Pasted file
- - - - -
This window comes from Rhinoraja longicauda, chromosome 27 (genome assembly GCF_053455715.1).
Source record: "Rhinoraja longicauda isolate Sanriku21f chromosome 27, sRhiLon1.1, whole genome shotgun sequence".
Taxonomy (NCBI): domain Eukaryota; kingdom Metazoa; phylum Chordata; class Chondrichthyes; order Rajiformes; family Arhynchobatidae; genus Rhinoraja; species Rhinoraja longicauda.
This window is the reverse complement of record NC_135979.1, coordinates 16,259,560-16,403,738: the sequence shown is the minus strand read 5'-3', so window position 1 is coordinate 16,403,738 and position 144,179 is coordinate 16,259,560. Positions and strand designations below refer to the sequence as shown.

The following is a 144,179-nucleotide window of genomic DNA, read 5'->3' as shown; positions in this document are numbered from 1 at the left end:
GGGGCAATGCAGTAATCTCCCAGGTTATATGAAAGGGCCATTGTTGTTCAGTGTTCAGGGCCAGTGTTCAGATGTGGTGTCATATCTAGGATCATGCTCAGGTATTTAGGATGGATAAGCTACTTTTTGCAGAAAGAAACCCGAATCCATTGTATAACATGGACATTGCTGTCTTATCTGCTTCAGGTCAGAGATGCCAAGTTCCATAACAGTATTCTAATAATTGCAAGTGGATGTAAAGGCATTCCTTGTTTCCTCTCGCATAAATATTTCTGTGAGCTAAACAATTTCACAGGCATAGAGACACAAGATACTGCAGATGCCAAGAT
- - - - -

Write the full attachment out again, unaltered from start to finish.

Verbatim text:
This window comes from Rhinoraja longicauda, chromosome 27 (genome assembly GCF_053455715.1).
Source record: "Rhinoraja longicauda isolate Sanriku21f chromosome 27, sRhiLon1.1, whole genome shotgun sequence".
Taxonomy (NCBI): domain Eukaryota; kingdom Metazoa; phylum Chordata; class Chondrichthyes; order Rajiformes; family Arhynchobatidae; genus Rhinoraja; species Rhinoraja longicauda.
This window is the reverse complement of record NC_135979.1, coordinates 16,259,560-16,403,738: the sequence shown is the minus strand read 5'-3', so window position 1 is coordinate 16,403,738 and position 144,179 is coordinate 16,259,560. Positions and strand designations below refer to the sequence as shown.

The following is a 144,179-nucleotide window of genomic DNA, read 5'->3' as shown; positions in this document are numbered from 1 at the left end:
GGGGCAATGCAGTAATCTCCCAGGTTATATGAAAGGGCCATTGTTGTTCAGTGTTCAGGGCCAGTGTTCAGATGTGGTGTCATATCTAGGATCATGCTCAGGTATTTAGGATGGATAAGCTACTTTTTGCAGAAAGAAACCCGAATCCATTGTATAACATGGACATTGCTGTCTTATCTGCTTCAGGTCAGAGATGCCAAGTTCCATAACAGTATTCTAATAATTGCAAGTGGATGTAAAGGCATTCCTTGTTTCCTCTCGCATAAATATTTCTGTGAGCTAAACAATTTCACAGGCATAGAGACACAAGATACTGCAGATGCCAAGAT